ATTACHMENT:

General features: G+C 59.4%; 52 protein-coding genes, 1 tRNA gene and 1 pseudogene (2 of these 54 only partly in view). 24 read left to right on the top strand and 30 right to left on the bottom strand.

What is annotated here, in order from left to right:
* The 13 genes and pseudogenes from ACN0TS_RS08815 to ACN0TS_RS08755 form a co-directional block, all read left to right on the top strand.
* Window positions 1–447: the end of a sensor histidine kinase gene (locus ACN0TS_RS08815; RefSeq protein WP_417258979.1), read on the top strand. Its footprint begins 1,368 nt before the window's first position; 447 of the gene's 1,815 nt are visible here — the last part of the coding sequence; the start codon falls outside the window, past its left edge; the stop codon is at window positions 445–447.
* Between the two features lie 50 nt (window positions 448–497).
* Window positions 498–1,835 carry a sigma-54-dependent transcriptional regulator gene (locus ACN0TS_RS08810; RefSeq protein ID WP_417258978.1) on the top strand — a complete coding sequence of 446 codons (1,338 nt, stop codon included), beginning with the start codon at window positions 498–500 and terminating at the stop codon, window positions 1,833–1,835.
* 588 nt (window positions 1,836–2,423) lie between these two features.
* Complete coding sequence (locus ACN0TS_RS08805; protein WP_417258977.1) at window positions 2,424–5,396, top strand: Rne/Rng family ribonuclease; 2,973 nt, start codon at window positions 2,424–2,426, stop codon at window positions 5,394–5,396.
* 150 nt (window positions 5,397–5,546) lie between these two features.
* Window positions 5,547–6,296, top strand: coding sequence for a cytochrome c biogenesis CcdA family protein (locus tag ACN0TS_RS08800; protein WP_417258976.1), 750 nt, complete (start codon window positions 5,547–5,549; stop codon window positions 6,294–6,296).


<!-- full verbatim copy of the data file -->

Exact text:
General features: G+C 59.4%; 52 protein-coding genes, 1 tRNA gene and 1 pseudogene (2 of these 54 only partly in view). 24 read left to right on the top strand and 30 right to left on the bottom strand.

What is annotated here, in order from left to right:
* The 13 genes and pseudogenes from ACN0TS_RS08815 to ACN0TS_RS08755 form a co-directional block, all read left to right on the top strand.
* Window positions 1–447: the end of a sensor histidine kinase gene (locus ACN0TS_RS08815; RefSeq protein WP_417258979.1), read on the top strand. Its footprint begins 1,368 nt before the window's first position; 447 of the gene's 1,815 nt are visible here — the last part of the coding sequence; the start codon falls outside the window, past its left edge; the stop codon is at window positions 445–447.
* Between the two features lie 50 nt (window positions 448–497).
* Window positions 498–1,835 carry a sigma-54-dependent transcriptional regulator gene (locus ACN0TS_RS08810; RefSeq protein ID WP_417258978.1) on the top strand — a complete coding sequence of 446 codons (1,338 nt, stop codon included), beginning with the start codon at window positions 498–500 and terminating at the stop codon, window positions 1,833–1,835.
* 588 nt (window positions 1,836–2,423) lie between these two features.
* Complete coding sequence (locus ACN0TS_RS08805; protein WP_417258977.1) at window positions 2,424–5,396, top strand: Rne/Rng family ribonuclease; 2,973 nt, start codon at window positions 2,424–2,426, stop codon at window positions 5,394–5,396.
* 150 nt (window positions 5,397–5,546) lie between these two features.
* Window positions 5,547–6,296, top strand: coding sequence for a cytochrome c biogenesis CcdA family protein (locus tag ACN0TS_RS08800; protein WP_417258976.1), 750 nt, complete (start codon window positions 5,547–5,549; stop codon window positions 6,294–6,296).